07 May Pandemic and delayed MGNREGA payments
Pandemic and delayed MGNREGA payments – Today Current Affairs
The COVID-19 pandemic has wreaked havoc on the global economy in 2020–21 and India is no exception. In the past one and a half years, an uncontrollable rise in the COVID-19 cases has compelled the Government of India (GoI) to resort to a series of curbs and lockdowns as a convenient measure to contain the spread of the virus. The perceptible slowing down of economic activities has pushed the nation into a deep economic crisis, with the year 2020–21 seeing the Indian gross domestic product (GDP) contract by 7.3% (GoI 2021).
Today Current Affairs
The unorganized sector of micro, small and medium enterprises (MSMEs), which absorbs a significant proportion of rural–urban migrants, saw a 46% dip in its business volume in the pandemic years due to which it was compelled to severely cut down on its workforce. Even in 2021, it continues to be in an appalling situation in the midst of a global supply chain crisis. Businesses that had resumed operations after the first wave in 2020 had to shut shop again due to the restrictions forced on the country because of the consequences of the second wave in 2021. There was nothing the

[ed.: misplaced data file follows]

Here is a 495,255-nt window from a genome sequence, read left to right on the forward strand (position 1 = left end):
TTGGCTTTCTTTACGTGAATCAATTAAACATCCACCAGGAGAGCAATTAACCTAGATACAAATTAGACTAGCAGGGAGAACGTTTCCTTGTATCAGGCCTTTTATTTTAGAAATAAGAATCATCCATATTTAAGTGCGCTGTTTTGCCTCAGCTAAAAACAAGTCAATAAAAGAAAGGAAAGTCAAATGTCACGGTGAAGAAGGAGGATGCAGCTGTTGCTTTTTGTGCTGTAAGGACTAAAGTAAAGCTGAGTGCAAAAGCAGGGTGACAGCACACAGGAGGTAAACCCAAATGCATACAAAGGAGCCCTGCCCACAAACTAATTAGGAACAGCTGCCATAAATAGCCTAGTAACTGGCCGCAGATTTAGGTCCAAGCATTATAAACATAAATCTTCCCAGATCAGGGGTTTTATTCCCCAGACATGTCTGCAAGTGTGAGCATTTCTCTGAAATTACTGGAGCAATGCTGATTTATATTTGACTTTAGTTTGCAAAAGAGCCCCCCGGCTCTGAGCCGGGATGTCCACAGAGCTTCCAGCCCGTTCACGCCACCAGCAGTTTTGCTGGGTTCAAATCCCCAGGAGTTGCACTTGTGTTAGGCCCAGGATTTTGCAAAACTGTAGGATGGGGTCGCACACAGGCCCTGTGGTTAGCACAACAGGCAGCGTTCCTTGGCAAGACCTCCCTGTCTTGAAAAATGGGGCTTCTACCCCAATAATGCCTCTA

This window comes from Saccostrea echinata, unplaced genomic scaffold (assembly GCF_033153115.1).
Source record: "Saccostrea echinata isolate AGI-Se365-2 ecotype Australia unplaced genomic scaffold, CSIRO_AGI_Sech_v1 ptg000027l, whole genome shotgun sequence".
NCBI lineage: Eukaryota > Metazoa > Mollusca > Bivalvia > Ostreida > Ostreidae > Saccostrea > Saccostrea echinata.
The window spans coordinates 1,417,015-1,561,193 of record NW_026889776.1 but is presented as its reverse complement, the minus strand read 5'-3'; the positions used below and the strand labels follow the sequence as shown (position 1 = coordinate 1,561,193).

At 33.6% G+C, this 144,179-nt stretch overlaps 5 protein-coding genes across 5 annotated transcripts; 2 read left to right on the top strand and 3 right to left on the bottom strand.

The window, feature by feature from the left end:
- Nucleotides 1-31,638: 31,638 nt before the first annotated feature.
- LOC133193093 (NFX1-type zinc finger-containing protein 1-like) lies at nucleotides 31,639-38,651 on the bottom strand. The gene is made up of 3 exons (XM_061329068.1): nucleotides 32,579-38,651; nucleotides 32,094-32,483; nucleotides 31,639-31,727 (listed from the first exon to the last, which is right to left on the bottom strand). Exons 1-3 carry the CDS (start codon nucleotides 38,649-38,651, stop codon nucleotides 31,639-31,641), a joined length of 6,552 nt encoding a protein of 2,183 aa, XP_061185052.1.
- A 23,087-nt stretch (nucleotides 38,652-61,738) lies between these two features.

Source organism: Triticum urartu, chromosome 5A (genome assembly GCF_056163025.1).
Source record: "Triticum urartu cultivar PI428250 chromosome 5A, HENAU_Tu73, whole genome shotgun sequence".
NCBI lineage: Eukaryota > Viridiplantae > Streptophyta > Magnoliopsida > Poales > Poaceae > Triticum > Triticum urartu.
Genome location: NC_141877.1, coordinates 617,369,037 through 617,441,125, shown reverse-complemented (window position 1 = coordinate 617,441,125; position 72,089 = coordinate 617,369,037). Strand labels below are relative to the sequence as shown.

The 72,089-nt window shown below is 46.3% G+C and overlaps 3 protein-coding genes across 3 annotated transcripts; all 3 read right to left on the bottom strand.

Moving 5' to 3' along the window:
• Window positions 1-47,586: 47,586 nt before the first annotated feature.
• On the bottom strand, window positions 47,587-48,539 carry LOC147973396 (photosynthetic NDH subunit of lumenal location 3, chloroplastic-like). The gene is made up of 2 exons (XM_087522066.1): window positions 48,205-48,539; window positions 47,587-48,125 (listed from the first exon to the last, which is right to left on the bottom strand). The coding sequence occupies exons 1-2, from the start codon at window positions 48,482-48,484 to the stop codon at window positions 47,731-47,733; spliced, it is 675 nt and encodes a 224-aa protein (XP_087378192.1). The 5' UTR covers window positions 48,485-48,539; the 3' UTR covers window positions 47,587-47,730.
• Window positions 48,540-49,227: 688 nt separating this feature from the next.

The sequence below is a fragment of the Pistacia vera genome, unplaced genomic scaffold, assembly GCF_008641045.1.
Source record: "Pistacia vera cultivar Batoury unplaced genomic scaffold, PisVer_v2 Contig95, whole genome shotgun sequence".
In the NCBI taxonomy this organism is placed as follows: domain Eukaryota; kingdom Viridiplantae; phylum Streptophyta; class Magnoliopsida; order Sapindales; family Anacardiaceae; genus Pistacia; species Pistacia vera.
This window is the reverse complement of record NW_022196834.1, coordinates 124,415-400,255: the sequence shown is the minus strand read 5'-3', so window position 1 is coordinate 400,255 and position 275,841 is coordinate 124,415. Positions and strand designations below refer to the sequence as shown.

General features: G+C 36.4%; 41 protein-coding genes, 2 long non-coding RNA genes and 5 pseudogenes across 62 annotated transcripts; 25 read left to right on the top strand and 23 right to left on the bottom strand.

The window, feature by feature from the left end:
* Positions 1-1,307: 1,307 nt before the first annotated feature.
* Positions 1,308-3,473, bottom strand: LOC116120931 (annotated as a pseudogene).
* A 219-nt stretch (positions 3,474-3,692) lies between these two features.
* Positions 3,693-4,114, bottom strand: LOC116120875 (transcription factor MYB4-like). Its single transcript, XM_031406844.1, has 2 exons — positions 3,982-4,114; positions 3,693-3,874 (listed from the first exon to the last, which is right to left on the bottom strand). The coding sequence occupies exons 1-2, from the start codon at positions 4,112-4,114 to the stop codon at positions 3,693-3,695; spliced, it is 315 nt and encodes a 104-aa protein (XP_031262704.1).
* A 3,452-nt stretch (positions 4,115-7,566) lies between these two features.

MSMEs could resort to ensuring a continual supply chain as they did not have the financial capability to do that.